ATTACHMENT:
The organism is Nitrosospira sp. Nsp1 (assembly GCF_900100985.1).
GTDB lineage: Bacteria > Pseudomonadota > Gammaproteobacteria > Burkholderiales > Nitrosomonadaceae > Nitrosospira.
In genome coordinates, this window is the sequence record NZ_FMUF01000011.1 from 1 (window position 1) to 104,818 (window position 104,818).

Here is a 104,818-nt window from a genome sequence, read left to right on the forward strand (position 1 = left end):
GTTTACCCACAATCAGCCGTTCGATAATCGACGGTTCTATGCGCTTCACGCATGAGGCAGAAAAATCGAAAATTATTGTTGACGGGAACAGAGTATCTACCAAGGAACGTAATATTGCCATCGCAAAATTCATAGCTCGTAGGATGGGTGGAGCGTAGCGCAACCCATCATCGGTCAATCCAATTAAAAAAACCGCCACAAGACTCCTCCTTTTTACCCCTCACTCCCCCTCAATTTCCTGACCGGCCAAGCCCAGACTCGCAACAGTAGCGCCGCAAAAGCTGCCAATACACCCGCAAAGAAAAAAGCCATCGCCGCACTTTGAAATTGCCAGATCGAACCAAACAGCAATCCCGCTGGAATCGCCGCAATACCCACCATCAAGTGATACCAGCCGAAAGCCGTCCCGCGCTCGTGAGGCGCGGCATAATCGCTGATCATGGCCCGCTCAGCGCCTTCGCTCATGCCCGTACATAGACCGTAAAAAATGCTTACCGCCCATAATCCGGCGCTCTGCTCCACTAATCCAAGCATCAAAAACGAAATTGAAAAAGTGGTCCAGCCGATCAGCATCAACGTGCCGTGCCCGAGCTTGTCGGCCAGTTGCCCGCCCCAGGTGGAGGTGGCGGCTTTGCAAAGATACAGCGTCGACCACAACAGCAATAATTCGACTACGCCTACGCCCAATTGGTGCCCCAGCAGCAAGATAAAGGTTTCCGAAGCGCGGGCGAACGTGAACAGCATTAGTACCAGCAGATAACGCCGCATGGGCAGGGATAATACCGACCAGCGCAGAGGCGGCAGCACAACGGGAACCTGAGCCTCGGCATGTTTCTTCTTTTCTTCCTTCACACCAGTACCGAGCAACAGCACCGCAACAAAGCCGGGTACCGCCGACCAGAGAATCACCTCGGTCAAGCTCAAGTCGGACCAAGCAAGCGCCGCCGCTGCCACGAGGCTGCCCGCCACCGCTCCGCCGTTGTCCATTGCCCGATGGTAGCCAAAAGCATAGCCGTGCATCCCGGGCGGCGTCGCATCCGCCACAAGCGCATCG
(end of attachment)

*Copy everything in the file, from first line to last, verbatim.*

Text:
The organism is Nitrosospira sp. Nsp1 (assembly GCF_900100985.1).
GTDB lineage: Bacteria > Pseudomonadota > Gammaproteobacteria > Burkholderiales > Nitrosomonadaceae > Nitrosospira.
In genome coordinates, this window is the sequence record NZ_FMUF01000011.1 from 1 (window position 1) to 104,818 (window position 104,818).

Here is a 104,818-nt window from a genome sequence, read left to right on the forward strand (position 1 = left end):
GTTTACCCACAATCAGCCGTTCGATAATCGACGGTTCTATGCGCTTCACGCATGAGGCAGAAAAATCGAAAATTATTGTTGACGGGAACAGAGTATCTACCAAGGAACGTAATATTGCCATCGCAAAATTCATAGCTCGTAGGATGGGTGGAGCGTAGCGCAACCCATCATCGGTCAATCCAATTAAAAAAACCGCCACAAGACTCCTCCTTTTTACCCCTCACTCCCCCTCAATTTCCTGACCGGCCAAGCCCAGACTCGCAACAGTAGCGCCGCAAAAGCTGCCAATACACCCGCAAAGAAAAAAGCCATCGCCGCACTTTGAAATTGCCAGATCGAACCAAACAGCAATCCCGCTGGAATCGCCGCAATACCCACCATCAAGTGATACCAGCCGAAAGCCGTCCCGCGCTCGTGAGGCGCGGCATAATCGCTGATCATGGCCCGCTCAGCGCCTTCGCTCATGCCCGTACATAGACCGTAAAAAATGCTTACCGCCCATAATCCGGCGCTCTGCTCCACTAATCCAAGCATCAAAAACGAAATTGAAAAAGTGGTCCAGCCGATCAGCATCAACGTGCCGTGCCCGAGCTTGTCGGCCAGTTGCCCGCCCCAGGTGGAGGTGGCGGCTTTGCAAAGATACAGCGTCGACCACAACAGCAATAATTCGACTACGCCTACGCCCAATTGGTGCCCCAGCAGCAAGATAAAGGTTTCCGAAGCGCGGGCGAACGTGAACAGCATTAGTACCAGCAGATAACGCCGCATGGGCAGGGATAATACCGACCAGCGCAGAGGCGGCAGCACAACGGGAACCTGAGCCTCGGCATGTTTCTTCTTTTCTTCCTTCACACCAGTACCGAGCAACAGCACCGCAACAAAGCCGGGTACCGCCGACCAGAGAATCACCTCGGTCAAGCTCAAGTCGGACCAAGCAAGCGCCGCCGCTGCCACGAGGCTGCCCGCCACCGCTCCGCCGTTGTCCATTGCCCGATGGTAGCCAAAAGCATAGCCGTGCATCCCGGGCGGCGTCGCATCCGCCACAAGCGCATCG